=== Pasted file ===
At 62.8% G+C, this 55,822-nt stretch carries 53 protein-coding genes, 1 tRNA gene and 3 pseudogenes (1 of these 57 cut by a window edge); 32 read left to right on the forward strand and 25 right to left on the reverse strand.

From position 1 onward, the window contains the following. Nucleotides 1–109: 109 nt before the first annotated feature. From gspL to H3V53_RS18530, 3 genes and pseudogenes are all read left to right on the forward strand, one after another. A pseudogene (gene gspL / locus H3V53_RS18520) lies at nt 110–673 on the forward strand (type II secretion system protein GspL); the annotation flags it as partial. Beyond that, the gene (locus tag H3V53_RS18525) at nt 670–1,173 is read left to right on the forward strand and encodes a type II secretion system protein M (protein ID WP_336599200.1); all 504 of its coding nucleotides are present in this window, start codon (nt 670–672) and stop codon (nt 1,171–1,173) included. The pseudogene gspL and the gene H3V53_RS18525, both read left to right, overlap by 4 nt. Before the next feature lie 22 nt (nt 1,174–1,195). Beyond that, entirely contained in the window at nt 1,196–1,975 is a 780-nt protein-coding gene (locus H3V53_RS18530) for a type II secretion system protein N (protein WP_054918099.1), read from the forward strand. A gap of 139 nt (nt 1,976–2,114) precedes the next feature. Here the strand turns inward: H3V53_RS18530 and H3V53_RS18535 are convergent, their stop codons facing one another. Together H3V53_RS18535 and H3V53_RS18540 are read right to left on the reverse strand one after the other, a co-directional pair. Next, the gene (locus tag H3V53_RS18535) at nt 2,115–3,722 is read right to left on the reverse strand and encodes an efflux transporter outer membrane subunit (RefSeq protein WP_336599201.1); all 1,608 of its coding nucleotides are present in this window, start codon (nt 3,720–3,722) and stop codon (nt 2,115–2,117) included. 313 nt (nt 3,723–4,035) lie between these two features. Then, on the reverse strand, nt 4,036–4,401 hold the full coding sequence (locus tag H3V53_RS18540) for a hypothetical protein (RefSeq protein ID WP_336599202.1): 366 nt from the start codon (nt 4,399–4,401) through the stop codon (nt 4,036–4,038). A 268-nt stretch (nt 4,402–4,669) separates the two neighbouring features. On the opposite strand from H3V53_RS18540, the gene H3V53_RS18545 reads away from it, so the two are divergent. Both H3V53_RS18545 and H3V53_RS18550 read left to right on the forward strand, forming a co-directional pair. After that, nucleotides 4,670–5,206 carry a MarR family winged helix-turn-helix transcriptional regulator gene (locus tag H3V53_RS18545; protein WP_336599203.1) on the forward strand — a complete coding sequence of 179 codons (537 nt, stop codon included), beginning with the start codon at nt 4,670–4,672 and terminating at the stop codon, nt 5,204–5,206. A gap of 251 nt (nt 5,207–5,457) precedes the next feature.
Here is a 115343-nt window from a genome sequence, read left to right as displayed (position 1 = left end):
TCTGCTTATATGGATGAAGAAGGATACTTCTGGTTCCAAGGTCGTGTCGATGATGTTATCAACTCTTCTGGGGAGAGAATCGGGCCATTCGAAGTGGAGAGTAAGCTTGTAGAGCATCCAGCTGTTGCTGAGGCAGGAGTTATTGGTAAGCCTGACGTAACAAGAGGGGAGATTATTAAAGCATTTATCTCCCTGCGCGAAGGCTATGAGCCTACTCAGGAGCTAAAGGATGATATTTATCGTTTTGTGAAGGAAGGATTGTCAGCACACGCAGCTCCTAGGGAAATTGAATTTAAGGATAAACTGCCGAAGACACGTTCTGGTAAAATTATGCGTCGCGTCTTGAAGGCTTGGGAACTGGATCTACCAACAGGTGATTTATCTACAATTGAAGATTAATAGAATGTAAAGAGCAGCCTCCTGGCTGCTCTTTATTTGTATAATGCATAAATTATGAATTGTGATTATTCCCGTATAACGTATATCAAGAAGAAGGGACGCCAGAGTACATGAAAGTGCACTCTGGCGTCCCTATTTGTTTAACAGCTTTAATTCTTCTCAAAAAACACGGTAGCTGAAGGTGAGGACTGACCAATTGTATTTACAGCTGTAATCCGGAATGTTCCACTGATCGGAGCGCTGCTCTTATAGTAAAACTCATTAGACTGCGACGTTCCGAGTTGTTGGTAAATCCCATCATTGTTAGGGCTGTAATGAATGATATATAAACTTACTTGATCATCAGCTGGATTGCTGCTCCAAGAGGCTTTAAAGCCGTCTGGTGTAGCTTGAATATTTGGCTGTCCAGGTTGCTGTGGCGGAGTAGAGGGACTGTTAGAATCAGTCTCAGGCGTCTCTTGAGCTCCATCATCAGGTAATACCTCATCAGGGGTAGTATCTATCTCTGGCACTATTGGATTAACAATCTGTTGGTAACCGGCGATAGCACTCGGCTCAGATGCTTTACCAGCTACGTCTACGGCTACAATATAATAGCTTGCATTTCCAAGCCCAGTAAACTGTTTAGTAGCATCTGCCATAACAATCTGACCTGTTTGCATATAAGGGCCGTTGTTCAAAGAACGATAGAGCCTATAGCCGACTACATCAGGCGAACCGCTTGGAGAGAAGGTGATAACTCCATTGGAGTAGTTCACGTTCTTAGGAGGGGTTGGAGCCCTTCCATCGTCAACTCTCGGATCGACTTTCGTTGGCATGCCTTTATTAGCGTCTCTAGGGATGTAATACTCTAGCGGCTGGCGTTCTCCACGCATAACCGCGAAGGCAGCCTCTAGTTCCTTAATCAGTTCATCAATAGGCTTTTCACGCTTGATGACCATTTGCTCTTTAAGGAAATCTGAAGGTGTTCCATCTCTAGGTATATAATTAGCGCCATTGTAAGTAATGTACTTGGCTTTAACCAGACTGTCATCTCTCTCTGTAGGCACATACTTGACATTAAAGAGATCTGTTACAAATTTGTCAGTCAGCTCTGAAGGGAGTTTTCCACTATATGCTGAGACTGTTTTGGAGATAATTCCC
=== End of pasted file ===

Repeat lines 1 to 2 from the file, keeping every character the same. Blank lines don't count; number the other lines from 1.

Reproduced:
At 62.8% G+C, this 55,822-nt stretch carries 53 protein-coding genes, 1 tRNA gene and 3 pseudogenes (1 of these 57 cut by a window edge); 32 read left to right on the forward strand and 25 right to left on the reverse strand.

From position 1 onward, the window contains the following. Nucleotides 1–109: 109 nt before the first annotated feature. From gspL to H3V53_RS18530, 3 genes and pseudogenes are all read left to right on the forward strand, one after another. A pseudogene (gene gspL / locus H3V53_RS18520) lies at nt 110–673 on the forward strand (type II secretion system protein GspL); the annotation flags it as partial. Beyond that, the gene (locus tag H3V53_RS18525) at nt 670–1,173 is read left to right on the forward strand and encodes a type II secretion system protein M (protein ID WP_336599200.1); all 504 of its coding nucleotides are present in this window, start codon (nt 670–672) and stop codon (nt 1,171–1,173) included. The pseudogene gspL and the gene H3V53_RS18525, both read left to right, overlap by 4 nt. Before the next feature lie 22 nt (nt 1,174–1,195). Beyond that, entirely contained in the window at nt 1,196–1,975 is a 780-nt protein-coding gene (locus H3V53_RS18530) for a type II secretion system protein N (protein WP_054918099.1), read from the forward strand. A gap of 139 nt (nt 1,976–2,114) precedes the next feature. Here the strand turns inward: H3V53_RS18530 and H3V53_RS18535 are convergent, their stop codons facing one another. Together H3V53_RS18535 and H3V53_RS18540 are read right to left on the reverse strand one after the other, a co-directional pair. Next, the gene (locus tag H3V53_RS18535) at nt 2,115–3,722 is read right to left on the reverse strand and encodes an efflux transporter outer membrane subunit (RefSeq protein WP_336599201.1); all 1,608 of its coding nucleotides are present in this window, start codon (nt 3,720–3,722) and stop codon (nt 2,115–2,117) included. 313 nt (nt 3,723–4,035) lie between these two features. Then, on the reverse strand, nt 4,036–4,401 hold the full coding sequence (locus tag H3V53_RS18540) for a hypothetical protein (RefSeq protein ID WP_336599202.1): 366 nt from the start codon (nt 4,399–4,401) through the stop codon (nt 4,036–4,038). A 268-nt stretch (nt 4,402–4,669) separates the two neighbouring features. On the opposite strand from H3V53_RS18540, the gene H3V53_RS18545 reads away from it, so the two are divergent. Both H3V53_RS18545 and H3V53_RS18550 read left to right on the forward strand, forming a co-directional pair. After that, nucleotides 4,670–5,206 carry a MarR family winged helix-turn-helix transcriptional regulator gene (locus tag H3V53_RS18545; protein WP_336599203.1) on the forward strand — a complete coding sequence of 179 codons (537 nt, stop codon included), beginning with the start codon at nt 4,670–4,672 and terminating at the stop codon, nt 5,204–5,206. A gap of 251 nt (nt 5,207–5,457) precedes the next feature.